Law today encompasses a vast amount of doctrine generated by constitutions, treaties, statutes, rules, court decisions, admininstrative regulations, and other legal sources. No lawyer knows all of the law! Yet lawyers receive a general license, enabling them to practice in any area, and many new lawyers practice in areas they have not previously studied. How is that possible? What type of knowledge is necessary to establish minimum competence to practice law?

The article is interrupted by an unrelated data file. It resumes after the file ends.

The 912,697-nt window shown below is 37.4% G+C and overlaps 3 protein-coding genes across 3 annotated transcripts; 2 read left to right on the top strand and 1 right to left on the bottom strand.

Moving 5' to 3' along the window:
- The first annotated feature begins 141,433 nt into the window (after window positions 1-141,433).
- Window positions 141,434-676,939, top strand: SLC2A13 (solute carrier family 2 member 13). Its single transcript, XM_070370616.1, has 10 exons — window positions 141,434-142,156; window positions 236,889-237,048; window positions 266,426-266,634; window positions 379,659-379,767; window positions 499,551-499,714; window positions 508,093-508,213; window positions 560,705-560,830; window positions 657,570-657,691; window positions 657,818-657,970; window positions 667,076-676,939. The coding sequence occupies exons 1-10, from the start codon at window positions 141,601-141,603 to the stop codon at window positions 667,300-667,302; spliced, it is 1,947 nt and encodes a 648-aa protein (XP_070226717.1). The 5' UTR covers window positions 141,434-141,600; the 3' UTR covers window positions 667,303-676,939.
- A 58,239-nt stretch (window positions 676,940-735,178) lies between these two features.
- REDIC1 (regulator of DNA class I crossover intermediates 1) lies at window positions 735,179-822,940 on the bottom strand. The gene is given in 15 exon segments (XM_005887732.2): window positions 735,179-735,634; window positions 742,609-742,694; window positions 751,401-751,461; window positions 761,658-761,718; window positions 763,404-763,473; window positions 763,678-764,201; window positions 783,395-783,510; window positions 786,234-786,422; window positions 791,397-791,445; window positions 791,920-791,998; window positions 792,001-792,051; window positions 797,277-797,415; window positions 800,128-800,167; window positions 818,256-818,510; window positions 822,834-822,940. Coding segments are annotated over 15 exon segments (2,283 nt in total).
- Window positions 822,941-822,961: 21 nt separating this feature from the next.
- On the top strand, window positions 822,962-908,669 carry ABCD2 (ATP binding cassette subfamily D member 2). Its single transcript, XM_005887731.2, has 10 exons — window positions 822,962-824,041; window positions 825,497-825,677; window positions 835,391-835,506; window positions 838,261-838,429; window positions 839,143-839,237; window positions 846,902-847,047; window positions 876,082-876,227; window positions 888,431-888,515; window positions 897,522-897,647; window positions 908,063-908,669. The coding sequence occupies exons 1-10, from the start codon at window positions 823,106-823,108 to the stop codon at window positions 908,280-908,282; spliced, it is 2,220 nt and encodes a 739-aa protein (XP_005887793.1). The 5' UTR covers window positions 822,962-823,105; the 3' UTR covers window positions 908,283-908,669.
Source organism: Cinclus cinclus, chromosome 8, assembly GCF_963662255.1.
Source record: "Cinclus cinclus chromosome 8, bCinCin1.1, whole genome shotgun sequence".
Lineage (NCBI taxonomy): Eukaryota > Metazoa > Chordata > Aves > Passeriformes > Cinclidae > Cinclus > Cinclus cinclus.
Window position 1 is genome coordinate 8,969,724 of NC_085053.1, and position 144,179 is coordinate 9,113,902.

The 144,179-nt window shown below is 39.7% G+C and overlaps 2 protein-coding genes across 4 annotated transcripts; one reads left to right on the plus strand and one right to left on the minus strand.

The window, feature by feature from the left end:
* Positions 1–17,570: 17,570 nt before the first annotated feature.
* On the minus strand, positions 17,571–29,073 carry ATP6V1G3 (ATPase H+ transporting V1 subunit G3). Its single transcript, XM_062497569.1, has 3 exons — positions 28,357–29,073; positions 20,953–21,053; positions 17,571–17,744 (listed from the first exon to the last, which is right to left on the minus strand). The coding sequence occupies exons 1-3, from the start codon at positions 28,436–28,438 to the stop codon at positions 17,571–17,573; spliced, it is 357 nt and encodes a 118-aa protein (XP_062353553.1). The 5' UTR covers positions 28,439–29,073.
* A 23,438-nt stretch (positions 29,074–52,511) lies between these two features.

Research shows that lawyers need three types of knowledge to practice competently: knowledge of the Rules of Professional Conduct, knowledge of legal processes and sources of law, and knowledge of threshold concepts in a wide variety of doctrinal fields. This knowledge, combined with the skills needed for minimum competence, allows lawyers to learn and practice in any area. See these pages to read more about each knowledge domain: